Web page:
The perfect eCommerce website / Online shop

25 replies
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So you want to start like many others your own online store. You, like me and many others probably have looked and tried many different software, free and paid. But like me, most are disappointing and never do what they promised.

So my question to you, if you have the chance to start your own perfect online store, what should it have, what should it do, and also what should it not have?
#ecommerce #online #perfect #shop #website
  • Profile picture of the author ReferralCandy
    The first and most important thing you need when you're starting an online store is product/market fit. You need to be selling something that people genuinely want to buy. Everythin else afterwards is just a matter of preference, trial & error.

    Me and a friend of mine started selling t-shirts through a Facebook page as a gag- we were surprised when orders started pouring in. We initially conducted the business entirely through Facebook PMs, but eventually set up a proper online storefront because it was getting inconvenient to do things one-by-one.

    Ideally, our store should have things like an "about us" page and a blog, but we don't- we're too busy with our full-time jobs at the moment.

    The point is- a store can do everything else right, but if you don't have product/market fit, you don't have a business. So make sure you ruthlessly pursue that.

    -v
    Signature

    Measure, manage and incentivize customer referrals with ReferralCandy.

    PS: Looking to get more repeat customers for a physical store? Check out CandyBar's digital loyalty cards!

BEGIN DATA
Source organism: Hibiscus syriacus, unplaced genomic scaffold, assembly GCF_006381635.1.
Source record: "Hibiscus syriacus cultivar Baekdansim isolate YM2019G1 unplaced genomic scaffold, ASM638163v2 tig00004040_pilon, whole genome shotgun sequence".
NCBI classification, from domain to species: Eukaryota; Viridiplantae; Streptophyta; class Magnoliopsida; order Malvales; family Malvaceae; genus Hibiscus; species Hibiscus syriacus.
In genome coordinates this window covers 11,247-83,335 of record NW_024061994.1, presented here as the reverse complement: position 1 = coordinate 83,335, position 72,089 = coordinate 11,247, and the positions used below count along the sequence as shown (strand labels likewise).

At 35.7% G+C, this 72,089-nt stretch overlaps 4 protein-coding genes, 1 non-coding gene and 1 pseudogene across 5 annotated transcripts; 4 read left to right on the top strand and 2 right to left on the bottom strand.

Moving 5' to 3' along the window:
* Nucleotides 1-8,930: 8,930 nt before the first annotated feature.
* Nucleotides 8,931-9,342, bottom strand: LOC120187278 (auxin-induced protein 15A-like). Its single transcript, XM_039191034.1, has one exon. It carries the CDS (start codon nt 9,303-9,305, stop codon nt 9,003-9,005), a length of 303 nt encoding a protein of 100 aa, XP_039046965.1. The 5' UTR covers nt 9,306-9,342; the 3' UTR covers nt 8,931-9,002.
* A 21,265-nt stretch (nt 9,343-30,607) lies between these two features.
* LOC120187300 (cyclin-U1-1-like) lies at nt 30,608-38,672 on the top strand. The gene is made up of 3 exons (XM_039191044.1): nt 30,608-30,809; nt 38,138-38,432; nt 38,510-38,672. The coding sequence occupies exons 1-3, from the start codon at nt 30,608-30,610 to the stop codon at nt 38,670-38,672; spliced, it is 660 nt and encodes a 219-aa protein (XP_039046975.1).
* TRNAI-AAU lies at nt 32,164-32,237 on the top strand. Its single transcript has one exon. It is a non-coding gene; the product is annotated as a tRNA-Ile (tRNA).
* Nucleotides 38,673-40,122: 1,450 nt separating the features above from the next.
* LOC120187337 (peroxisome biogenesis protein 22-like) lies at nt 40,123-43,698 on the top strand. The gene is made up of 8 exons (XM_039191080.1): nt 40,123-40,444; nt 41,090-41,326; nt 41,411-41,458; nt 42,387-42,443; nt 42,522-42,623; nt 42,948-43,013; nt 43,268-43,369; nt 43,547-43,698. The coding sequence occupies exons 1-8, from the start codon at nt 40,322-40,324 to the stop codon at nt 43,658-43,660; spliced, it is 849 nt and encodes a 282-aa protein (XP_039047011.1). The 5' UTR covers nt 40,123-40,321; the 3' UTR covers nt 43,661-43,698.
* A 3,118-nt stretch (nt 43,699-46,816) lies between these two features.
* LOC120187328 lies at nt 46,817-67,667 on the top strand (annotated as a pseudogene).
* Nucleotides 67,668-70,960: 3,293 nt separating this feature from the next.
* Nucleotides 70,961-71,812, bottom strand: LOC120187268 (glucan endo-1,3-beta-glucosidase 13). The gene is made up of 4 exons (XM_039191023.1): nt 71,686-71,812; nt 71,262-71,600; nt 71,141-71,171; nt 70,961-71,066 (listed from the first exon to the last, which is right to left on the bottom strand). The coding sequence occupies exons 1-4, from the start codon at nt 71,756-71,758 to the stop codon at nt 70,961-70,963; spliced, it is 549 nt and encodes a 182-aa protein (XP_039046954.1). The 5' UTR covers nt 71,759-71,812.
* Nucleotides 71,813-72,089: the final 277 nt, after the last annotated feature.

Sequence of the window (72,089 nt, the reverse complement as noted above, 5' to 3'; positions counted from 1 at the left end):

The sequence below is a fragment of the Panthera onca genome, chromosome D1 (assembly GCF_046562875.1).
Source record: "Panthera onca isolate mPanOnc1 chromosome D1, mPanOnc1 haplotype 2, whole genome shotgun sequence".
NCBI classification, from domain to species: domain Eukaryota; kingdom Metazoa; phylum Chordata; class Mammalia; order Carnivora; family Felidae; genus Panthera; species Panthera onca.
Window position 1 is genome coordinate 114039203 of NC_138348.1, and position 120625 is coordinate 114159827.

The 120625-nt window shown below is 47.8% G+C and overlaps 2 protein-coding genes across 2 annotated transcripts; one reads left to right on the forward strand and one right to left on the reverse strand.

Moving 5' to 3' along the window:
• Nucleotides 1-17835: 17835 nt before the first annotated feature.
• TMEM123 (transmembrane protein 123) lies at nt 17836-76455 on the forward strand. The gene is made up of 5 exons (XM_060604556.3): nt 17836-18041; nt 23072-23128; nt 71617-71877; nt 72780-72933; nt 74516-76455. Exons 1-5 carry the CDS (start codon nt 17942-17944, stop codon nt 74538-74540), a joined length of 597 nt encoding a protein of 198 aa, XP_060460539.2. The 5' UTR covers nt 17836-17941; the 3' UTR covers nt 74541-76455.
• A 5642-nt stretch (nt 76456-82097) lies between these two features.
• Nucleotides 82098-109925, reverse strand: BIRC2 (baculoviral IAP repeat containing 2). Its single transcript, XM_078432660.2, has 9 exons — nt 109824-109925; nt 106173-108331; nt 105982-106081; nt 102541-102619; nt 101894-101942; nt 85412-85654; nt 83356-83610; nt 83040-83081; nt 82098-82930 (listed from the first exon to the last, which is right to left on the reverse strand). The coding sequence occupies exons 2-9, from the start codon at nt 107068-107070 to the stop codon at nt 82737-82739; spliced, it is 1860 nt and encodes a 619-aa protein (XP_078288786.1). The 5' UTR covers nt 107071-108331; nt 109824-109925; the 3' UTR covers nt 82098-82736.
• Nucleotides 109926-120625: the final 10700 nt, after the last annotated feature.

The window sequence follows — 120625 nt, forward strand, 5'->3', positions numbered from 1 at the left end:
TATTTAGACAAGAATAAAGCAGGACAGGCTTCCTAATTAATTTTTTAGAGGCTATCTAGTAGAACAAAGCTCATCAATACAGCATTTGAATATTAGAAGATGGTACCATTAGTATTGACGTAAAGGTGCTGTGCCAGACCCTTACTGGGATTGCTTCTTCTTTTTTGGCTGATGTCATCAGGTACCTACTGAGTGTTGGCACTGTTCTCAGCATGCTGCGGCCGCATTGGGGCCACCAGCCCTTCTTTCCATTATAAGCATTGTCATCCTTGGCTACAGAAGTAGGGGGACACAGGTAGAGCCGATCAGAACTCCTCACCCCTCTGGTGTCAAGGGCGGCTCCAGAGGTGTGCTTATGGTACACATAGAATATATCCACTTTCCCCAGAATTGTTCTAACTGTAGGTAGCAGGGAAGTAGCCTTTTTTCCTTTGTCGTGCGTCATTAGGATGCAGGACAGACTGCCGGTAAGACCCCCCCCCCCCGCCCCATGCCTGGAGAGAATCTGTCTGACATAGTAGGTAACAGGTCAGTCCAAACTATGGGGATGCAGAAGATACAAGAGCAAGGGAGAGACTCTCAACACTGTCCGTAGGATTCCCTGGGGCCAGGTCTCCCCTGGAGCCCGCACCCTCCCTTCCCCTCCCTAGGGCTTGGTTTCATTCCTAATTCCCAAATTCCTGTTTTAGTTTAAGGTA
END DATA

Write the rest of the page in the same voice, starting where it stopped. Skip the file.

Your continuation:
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    • Profile picture of the author Hannak
      Very true. Without a product, you don't have a business.
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    • Profile picture of the author Mrnace
      Originally Posted by ReferralCandy View Post

      The first and most important thing you need when you're starting an online store is product/market fit. You need to be selling something that people genuinely want to buy. Everythin else afterwards is just a matter of preference, trial & error.

      Me and a friend of mine started selling t-shirts through a Facebook page as a gag- we were surprised when orders started pouring in. We initially conducted the business entirely through Facebook PMs, but eventually set up a proper online storefront because it was getting inconvenient to do things one-by-one.

      Ideally, our store should have things like an "about us" page and a blog, but we don't- we're too busy with our full-time jobs at the moment.

      The point is- a store can do everything else right, but if you don't have product/market fit, you don't have a business. So make sure you ruthlessly pursue that.

      -v
      How did you know they your T-shirt would sell before having to spend a fortune on getting stock? Pre-Orders?
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  • Profile picture of the author amcg